New type of audio captcha from Towson University

Today’s Baltimore Sun has an article which reports that Towson University has filed a patent for a new type of audio captcha. We’ve all encountered them and they often drive blind computer users half mad. You’re registering for a new Web site and filling out the form, entering your name, address, phone number, etc. when all of a sudden the Web page offers an image of a series of letters and numbers, presented in a somewhat distorted picture. It’s often a nonsense phrase like genwa2734 and you’re asked to enter what you see into the edit box.
This is done to prevent automated programs or scripts from doing things like creating tons of new email accounts in a matter of minutes. Even some sighted people have some difficulty with these things, which are known as captchas, but screen readers used by blind computer users, no matter how sophisticated they are, can’t “see” these images and translate them into regular text. There are some solutions to this problem. As an example, I use the free Webvisum add-on for Firefox, which decodes captchas with the press of a hotkey and places the solution into your clipboard, allowing you to press control-V to paste in the answer into the edit box. I’ve also read of another captcha solver which you have to pay for but I haven’t used this add-on.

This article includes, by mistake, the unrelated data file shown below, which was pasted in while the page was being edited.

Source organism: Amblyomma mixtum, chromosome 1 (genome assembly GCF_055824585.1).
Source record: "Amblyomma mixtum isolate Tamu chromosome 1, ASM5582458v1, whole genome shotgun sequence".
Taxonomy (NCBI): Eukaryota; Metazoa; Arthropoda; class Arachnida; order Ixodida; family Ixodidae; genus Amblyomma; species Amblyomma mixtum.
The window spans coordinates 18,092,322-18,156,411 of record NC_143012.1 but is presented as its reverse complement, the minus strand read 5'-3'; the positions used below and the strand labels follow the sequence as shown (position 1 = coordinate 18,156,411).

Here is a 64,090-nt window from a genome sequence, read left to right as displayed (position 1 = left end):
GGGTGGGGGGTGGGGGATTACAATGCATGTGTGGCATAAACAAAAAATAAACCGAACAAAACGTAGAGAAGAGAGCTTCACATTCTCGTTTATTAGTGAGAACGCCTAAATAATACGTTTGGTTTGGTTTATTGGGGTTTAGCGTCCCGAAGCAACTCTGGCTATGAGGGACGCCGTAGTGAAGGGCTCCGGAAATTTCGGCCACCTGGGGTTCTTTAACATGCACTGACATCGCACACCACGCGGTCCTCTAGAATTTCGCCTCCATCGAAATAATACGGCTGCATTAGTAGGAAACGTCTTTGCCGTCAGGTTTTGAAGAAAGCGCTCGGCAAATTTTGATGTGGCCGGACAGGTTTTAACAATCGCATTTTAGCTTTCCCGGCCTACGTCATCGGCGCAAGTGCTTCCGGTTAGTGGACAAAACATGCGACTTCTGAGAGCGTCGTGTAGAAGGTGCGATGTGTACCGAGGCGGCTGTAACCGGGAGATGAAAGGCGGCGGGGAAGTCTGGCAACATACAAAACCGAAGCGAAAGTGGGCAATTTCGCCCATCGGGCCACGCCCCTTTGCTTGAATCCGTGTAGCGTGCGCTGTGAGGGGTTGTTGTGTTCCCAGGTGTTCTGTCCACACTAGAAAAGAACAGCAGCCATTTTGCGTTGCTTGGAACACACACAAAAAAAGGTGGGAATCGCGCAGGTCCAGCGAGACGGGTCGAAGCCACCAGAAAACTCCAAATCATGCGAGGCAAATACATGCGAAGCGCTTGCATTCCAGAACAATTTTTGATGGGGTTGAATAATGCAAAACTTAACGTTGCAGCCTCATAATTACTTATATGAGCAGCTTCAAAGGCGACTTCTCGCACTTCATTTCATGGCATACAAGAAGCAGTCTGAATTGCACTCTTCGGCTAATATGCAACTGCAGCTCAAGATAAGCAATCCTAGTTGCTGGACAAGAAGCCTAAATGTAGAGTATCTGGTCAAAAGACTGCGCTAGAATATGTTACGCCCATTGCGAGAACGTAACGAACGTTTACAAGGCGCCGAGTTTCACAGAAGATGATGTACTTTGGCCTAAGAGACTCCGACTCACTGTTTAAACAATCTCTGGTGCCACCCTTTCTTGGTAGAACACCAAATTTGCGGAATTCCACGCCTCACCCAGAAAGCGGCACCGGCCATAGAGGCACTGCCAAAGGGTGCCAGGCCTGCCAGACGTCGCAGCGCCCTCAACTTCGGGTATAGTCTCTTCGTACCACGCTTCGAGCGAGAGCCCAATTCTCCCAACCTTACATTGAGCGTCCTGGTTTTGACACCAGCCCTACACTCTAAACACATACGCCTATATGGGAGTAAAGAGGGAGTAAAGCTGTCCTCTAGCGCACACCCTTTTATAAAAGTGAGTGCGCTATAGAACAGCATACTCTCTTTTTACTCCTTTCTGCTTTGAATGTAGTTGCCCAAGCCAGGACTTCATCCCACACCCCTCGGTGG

Some Web sites are employing audio captchas, which plays an audio file where you hear words or numbers that you have to listen to and then enter into the appropriate edit box. Sometimes, these audio captchas are about as hard to hear and comprehend as the visual ones are to see. Towson’s solution is a bit different but I think that people tend to forget that audio captchas, even if they are well-designed and recorded clearly, are of no use to deaf-blind computer users who are using a Braille display to access their computer. The clearest audio recordings are of no benefit to them.
In my opinion, the best kind of captchas are randomly generated questions such as “what is 7 minus 3”, “what is the first month of the year”, “what day comes after Friday”, etc. You could have a setup which stores enough randomly generated questions so that scripts couldn’t be written to supply stock answers but, at the same time, you’d make captchas accessible to both blind as well as deaf-blind users.

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